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Larry piatscheck about who stands to win from global warming

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Larry Piatscheck About Who Stands to Win From Global Warming?

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Larry piatscheck about who stands to win from global warming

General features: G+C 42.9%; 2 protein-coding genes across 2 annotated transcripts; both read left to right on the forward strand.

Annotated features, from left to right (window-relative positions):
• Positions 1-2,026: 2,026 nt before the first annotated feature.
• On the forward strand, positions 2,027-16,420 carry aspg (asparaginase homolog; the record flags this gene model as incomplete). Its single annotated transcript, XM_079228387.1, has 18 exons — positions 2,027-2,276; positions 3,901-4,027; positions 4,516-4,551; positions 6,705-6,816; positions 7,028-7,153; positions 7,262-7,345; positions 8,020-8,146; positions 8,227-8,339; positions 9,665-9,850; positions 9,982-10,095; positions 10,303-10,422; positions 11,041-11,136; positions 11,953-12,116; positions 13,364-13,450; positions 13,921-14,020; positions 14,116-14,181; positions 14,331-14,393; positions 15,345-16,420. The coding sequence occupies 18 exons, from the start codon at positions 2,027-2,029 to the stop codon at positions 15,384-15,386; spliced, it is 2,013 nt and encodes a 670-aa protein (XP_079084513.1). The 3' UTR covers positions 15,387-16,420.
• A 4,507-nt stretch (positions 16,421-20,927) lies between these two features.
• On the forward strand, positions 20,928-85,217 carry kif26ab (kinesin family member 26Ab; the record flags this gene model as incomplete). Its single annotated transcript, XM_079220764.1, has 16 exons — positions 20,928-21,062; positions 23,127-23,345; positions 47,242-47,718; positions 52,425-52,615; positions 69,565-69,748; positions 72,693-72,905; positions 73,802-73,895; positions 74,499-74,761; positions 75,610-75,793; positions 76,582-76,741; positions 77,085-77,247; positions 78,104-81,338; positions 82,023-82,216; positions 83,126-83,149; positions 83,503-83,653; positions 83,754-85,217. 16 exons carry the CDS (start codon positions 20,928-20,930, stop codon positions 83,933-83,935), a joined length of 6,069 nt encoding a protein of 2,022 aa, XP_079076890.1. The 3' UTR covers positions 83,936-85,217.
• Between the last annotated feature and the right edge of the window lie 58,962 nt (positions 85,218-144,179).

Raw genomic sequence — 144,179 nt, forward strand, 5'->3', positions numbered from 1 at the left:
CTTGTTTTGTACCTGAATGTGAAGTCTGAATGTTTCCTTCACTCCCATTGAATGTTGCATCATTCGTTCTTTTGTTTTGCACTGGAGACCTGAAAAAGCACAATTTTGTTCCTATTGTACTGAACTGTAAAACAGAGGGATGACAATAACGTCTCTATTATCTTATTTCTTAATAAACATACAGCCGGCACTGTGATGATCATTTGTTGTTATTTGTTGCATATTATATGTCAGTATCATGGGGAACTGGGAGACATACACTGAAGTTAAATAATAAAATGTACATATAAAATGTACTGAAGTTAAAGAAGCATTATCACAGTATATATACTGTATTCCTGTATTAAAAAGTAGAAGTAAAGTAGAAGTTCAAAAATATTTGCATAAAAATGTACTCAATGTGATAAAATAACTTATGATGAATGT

1. 1. Larry Piatscheck About Who Stands to Win From Global Warming? By the year 2100, the ocean and land temperatures will be 4 degree Celsius more than the current temperatures. Climate expert Larry Piatscheck continues; it will end up affecting a lot of the domestic animals and plants that we have used for millennia. The losers Let us take a look at the United Kingdom as an isolated example. If any plant or animal species struggles to cope with the cold spring that occurs quite frequently in the UK, they are not going to stand a very good chance. The winners are clearly those species that love balmy summers, even if there is no heat wave as such. The effects of global warming were clearly felt in the recent warmest ever stretch from November-April. The species that suffered from the late onset of spring included the summer migrants among owls and swallow relatives as their prey did not appear till very late. Birds like the tits and ladybird beetles also suffered from the loss of greenfly, and the population of the species in the United Kingdom reduced drastically in number. Invasive species managed to survive. According to Larry Piatscheck, amphibians could also not survive properly and this was not good news for the gardeners as they lost out on their close friend, the garden slug. The winners Spring flowering plants like the primrose, snowdrop, pasque flower and bluebell benefited from the warm weather as their seasons extended and they had little competition from the other plants and grass. The autumn was also perfect breeding ground for the fungus. Wet and warm conditions gave a big boost to the harvest of wild mushrooms, slime molds and tree parasites. June saw fine weather, and the puffins and sandwich terns established breeding records in their secluded nesting sites. Orchid species also benefited from the rising temperatures. From July, certain rare butterflies like the purple emperor, chalkhill blue and a few of the long-tailed blues filled the downs and woods with their color. Bees, including the tree humble bee and the wasps followed suit. The humble bee also began to colonize Iceland in the north due to the current global warming conditions. Grasshoppers and crickets also thrived last year, but the species records are yet to appear in the National Trust. Where are we heading? When nuts and berries appeared late on the trees last year, birds, pine marten and a few deer species benefited enormously from the crop. As the temperatures start to rise, with much less pleasant results in flood and drought stricken areas, the winners will continue to flourish. However, they could end up being losers elsewhere. The common mammals and butterflies are quite often reduced in number. The rare species, which migrate from the warmer areas need to move as their habitat in the south is disappearing fast.